When it comes to Guillermo del Toro, a key theme is throughout his films is fantasy. Whether a comic book adaptation (Hellboy, Blade II) or a science-fiction monster adventure (Pacific Rim), his directorial features have oozed imagination and vibrancy. His latest film, which won the prestigious Golden Lion award at this year’s Venice Film Festival, is no exception.
The Shape of Water is a film about acceptance in the guise of a monster movie. Eliza’s acceptance of a sentient, non-human entity serves as a microcosm of the struggle for racial and of sexual tolerance playing out in 1960s America with the greater, near-Apocalyptic conflict between East and West playing out in the background.
Working in in a governmental laboratory in Baltimore, mute janitor Eliza (Sally Hawkins) comes across the amphibious creature known only as ‘the Asset’ (Doug Jones). Able to communicate, they gradually develop a connection. However, her actions attract the attention of the menacing Colonel Strickland (Michael Shannon). Torn between the military and only assisted by the compassionate Dr Hoffstettler (Michael Stuhlbarg), the Asset’s life is threatened.
From the opening credits, Eliza is shown as a loner, trapped in her lonely wordless world. Her closest friends include her reclusive gay neighbour Giles (Richard Jenkins) and her upfront African-American colleague Zelda (Octavia Spencer). While Giles’ sexuality and Zelda’s race are enough to provoke aggression from some characters in the era, Eliza’s quirky, indifferent nature highlights her acceptance of everyone around her regardless of their skin colour, sexual orientation – or species.
With the elfin Sally Hawkins delivering her most heart-rending performance to date, Eliza is able to connect with the Asset via sign language. Able to ‘speak’ for the first time as an equal, and through this, communication leads to empathy, and eventually, to acceptance. As a result, the honest, heartwarming chemistry between them displays a humanity against the social and political divisions of the era, proving that communication doesn’t always have to be vocal. The poignancy of the script – co-written between del Toro and Vanessa Taylor – is reminiscent of the silent expression demonstrated in Wall-E.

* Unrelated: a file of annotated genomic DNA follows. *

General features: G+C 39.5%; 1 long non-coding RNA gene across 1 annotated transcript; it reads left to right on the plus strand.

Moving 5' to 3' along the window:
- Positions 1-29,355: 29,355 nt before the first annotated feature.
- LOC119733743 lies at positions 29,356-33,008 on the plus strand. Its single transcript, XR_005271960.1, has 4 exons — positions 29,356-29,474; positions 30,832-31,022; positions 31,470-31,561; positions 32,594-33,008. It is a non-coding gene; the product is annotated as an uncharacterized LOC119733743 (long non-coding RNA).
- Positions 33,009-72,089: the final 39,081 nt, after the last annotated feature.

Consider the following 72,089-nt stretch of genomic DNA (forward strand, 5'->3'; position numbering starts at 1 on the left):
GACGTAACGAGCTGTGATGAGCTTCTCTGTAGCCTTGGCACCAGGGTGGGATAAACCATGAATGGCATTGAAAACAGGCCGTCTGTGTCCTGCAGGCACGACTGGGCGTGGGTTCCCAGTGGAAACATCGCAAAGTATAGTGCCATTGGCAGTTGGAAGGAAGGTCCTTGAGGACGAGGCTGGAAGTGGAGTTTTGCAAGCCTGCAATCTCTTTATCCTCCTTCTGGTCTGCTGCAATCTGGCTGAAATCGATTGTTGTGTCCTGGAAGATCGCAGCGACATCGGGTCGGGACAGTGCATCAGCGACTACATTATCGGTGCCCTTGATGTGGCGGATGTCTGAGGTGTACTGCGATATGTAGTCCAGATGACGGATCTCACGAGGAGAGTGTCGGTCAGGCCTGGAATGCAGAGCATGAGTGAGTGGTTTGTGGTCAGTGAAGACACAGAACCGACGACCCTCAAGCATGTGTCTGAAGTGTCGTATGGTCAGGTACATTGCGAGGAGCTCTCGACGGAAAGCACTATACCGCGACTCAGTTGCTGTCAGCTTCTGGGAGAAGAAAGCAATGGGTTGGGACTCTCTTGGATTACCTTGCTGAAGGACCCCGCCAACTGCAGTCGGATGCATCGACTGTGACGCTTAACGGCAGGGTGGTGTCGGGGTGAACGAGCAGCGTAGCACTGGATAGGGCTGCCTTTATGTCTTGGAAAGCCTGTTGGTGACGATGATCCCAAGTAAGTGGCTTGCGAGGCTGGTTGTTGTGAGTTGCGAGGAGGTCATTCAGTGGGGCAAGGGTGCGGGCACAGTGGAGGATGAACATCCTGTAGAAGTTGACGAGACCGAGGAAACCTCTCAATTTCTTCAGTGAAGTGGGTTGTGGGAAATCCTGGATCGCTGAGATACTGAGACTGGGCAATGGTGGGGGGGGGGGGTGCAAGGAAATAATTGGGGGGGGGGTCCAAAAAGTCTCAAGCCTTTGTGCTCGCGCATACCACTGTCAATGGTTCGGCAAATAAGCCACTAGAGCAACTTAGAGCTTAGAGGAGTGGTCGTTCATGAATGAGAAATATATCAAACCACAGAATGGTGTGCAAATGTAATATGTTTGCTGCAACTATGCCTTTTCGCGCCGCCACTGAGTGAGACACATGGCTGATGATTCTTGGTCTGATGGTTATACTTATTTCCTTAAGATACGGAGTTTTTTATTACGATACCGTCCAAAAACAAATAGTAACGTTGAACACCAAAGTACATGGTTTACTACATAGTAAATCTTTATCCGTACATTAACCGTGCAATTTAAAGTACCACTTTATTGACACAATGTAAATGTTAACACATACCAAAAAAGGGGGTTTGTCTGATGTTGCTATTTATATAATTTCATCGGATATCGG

Those expecting a highly fantastical setting, The Shape of Water is iconically one of del Toro’s most grounded works. Amid its mixture of elements from genres as diverse as musicals, fantasy, romance, and science-fiction, having a story set in mid-20th century Baltimore allows him to critique historical and contemporary social issues to extend the film past its romantic-drama premise.
Conflict is a key theme: between the Soviet Union and America; between the ideals of Strickland and Hoffstettler; and the darker conflict humanity has been waging for millennia. However, the portayal of some conflict – between men of science and war, for example – and the reasoning behind it has been explored in science-fiction numerous times before. Sadly, here a classic troupe feels like a cliché.
With a simple narrative and an endearing heroine amid an emerald green hue and Alexandre Desplat’s gorgeous score, it is hard to deny the beauty of The Shape of Water. Once again, del Toro has raised the bar in his creativity and made an unconventional romance into a stunning fairy tale.
Director: Guillermo del Toro, Vanessa Taylor (co-scr.)
Stars: Sally Hawkins, Michael Shannon, Michael Stuhlbarg, Richard Jenkins, Octavia Spencer
Runtime: 123 minutes